“My cocktails are really just a love letter to my culture,” says Napier Bulanan. For the Filipina American, this means not only drawing on flavors from her family’s homeland—the savory spice of adobo, the sweet creaminess of pinipig—letting nayanaya, a term that translates to the act of entertaining guests and the enjoyment derived from doing so, inform her drinks.
“Hospitality is just ingrained in our culture,” explains Bulanan, bartender at Viridian in Oakland, California. “It doesn’t matter how far removed you are, generationally speaking, from your Filipino roots, it’s still an inherently Filipino value to just be a gracious host, to make sure everyone who comes in is taken care of.”
Bulanan translates this notion into her drinks by way of their inherent approachability. “I want my drinks to not intimidate people,” she says. But that doesn’t mean they want for complexity. Her Suplada Spritz, for example, pulls in layers of unexpected flavors to the recognizable Negroni Sbagliato blueprint thanks to a chile-garlic shrub inspired by the sour-sweet nature of adobo, a Filipino dish consisting of braised meat marinated in vinegar and soy sauce. “I like to draw on my own lived experiences,” explains Bulanan. “I lean heavy on nostalgia.”
Despite reflecting a deeply personal point of view, Bulanan’s cocktails are designed to draw others in—not only to her world, but to a community she hopes to foster through hospitality. “I’m gonna make sure that I’m engaging with every single guest at the bar and creating this very welcoming space,” she explains. “I want you to come back and I want you to feel comfortable; I want you to feel like you’re part of this now, too.”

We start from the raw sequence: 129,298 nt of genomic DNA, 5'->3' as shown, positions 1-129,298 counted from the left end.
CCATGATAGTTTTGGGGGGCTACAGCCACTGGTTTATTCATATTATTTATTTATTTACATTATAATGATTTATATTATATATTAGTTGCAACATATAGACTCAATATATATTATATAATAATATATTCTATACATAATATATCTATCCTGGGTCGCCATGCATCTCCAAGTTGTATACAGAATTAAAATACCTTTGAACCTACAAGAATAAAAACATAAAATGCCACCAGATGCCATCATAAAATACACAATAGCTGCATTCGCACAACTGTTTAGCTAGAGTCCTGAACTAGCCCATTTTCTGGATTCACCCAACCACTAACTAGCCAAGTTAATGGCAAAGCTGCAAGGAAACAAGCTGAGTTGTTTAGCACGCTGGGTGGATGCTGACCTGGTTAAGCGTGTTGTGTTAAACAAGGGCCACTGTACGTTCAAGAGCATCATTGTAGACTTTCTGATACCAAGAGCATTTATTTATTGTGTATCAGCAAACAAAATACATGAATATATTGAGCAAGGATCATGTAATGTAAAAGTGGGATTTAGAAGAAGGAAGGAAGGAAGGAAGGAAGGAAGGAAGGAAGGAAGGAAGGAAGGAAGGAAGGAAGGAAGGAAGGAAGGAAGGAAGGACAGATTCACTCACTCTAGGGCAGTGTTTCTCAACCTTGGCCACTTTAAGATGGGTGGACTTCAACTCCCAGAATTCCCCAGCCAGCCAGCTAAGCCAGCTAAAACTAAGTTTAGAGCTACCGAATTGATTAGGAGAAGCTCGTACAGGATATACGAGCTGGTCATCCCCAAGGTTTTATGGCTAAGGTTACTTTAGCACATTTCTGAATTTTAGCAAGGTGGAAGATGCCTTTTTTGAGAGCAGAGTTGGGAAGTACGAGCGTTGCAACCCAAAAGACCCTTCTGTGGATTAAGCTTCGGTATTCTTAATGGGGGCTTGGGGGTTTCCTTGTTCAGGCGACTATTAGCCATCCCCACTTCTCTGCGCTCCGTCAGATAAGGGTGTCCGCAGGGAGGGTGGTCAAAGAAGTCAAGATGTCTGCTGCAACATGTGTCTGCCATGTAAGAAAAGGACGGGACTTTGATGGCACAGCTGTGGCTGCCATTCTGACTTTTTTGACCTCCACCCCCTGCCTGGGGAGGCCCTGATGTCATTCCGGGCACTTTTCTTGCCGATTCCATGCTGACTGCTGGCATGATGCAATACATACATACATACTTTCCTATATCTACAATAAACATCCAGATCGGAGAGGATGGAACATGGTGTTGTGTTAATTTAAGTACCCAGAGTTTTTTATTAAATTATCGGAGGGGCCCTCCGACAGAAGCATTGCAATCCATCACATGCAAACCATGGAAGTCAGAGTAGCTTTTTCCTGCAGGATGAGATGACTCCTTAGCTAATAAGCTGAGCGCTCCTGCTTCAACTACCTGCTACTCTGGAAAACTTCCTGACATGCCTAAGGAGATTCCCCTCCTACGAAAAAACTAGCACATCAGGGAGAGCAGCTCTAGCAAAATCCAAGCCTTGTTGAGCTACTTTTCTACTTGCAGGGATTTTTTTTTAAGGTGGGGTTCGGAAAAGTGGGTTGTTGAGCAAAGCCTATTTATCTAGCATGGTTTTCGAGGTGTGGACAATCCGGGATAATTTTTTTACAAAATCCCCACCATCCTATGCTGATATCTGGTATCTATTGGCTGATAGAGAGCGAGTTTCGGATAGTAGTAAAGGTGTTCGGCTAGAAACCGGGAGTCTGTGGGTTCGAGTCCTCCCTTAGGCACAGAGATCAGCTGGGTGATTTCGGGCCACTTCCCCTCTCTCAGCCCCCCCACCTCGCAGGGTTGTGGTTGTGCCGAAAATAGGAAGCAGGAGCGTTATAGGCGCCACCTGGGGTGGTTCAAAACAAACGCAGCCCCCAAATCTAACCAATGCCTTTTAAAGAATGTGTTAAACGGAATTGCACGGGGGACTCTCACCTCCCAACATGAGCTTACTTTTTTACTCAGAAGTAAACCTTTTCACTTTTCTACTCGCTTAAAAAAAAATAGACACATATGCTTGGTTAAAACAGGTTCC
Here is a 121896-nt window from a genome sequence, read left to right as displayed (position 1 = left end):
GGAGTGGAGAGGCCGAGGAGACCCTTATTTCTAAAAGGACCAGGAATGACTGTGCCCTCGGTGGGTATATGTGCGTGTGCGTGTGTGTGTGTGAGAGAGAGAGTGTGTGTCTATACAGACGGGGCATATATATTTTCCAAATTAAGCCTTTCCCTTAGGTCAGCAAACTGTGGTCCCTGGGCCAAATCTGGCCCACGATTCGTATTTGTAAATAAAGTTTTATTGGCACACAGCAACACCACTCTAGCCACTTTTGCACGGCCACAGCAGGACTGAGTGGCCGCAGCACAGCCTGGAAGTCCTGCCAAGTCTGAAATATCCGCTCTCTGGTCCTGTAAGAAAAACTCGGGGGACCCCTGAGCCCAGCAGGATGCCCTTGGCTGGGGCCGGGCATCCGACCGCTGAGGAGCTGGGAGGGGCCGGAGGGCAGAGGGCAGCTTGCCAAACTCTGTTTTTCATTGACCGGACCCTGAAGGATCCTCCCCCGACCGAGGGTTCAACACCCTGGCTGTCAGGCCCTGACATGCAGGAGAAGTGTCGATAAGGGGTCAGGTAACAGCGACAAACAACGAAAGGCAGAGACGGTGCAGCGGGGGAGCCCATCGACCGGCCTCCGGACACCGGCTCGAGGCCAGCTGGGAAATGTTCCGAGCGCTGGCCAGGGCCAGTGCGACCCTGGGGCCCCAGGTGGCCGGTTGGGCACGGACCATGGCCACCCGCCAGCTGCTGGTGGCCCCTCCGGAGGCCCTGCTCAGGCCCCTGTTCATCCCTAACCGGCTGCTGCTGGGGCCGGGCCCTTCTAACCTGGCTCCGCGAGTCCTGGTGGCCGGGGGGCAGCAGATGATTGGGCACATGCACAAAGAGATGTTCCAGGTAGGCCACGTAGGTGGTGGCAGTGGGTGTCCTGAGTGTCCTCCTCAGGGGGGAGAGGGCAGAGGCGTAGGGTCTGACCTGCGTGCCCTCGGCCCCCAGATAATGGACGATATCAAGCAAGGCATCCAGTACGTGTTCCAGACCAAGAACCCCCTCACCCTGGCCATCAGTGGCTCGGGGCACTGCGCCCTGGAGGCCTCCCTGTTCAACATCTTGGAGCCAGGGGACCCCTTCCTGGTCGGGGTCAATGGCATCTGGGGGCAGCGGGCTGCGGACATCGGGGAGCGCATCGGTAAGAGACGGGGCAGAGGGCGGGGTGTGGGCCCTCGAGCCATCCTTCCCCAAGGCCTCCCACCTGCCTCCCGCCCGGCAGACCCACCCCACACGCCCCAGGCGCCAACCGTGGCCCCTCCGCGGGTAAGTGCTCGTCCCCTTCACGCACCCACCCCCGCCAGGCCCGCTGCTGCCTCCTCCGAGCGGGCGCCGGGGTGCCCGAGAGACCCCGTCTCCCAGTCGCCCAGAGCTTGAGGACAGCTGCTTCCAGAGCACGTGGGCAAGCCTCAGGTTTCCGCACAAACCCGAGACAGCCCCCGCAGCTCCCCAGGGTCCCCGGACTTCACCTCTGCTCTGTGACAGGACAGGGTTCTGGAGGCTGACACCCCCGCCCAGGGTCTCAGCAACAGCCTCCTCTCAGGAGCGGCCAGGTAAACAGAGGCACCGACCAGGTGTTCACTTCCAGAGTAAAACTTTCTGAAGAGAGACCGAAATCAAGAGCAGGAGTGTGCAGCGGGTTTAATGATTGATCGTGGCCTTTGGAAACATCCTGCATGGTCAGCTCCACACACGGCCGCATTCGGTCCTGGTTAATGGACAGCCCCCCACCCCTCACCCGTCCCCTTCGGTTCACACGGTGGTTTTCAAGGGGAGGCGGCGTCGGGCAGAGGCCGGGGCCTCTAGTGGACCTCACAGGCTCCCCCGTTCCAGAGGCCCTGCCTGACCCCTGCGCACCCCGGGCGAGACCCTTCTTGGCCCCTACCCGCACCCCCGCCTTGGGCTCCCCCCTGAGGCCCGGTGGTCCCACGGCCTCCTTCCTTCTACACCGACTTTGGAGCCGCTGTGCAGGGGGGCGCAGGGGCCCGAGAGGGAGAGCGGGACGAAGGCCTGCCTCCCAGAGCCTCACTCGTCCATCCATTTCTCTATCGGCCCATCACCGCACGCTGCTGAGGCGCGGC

What do you know now that you wish you’d known five years ago?
Pull back from all the work regularly to recharge yourself.
Weirdest drink request you’ve ever gotten:
A skinny White Russian. Like, what?
Best drink you’ve ever had:
Francisco Carranza at [Oakland bar] Viridian made a cocktail called El Puente for a competition, and it had a kombu-infused and coconut oil-washed mezcal, shiso, yuzu and a shio koji–salt rim—and it put the biggest smile on my face when I tried it. It had body, flavor, and balance.
Your favorite classic cocktail:
The Negroni. It’s perfect for when the weather is warm; it’s perfect for when the weather is cold.
Weirdest cocktail experiment you’ve ever attempted:
My Suplada Spritz is probably the wildest thing I’ve tried so far.
The one thing you wish would disappear from drink lists forever:
Celebrity brands. I would much rather we push brands that focus on quality, sustainability and equity. Let’s elevate spirits made by BIPOC and queer makers, spirits from different cultures. Let’s expand the palates of our guests instead of keeping them in their comfort zones. There are so many good things out there that we have never tried—we are denying ourselves a good time.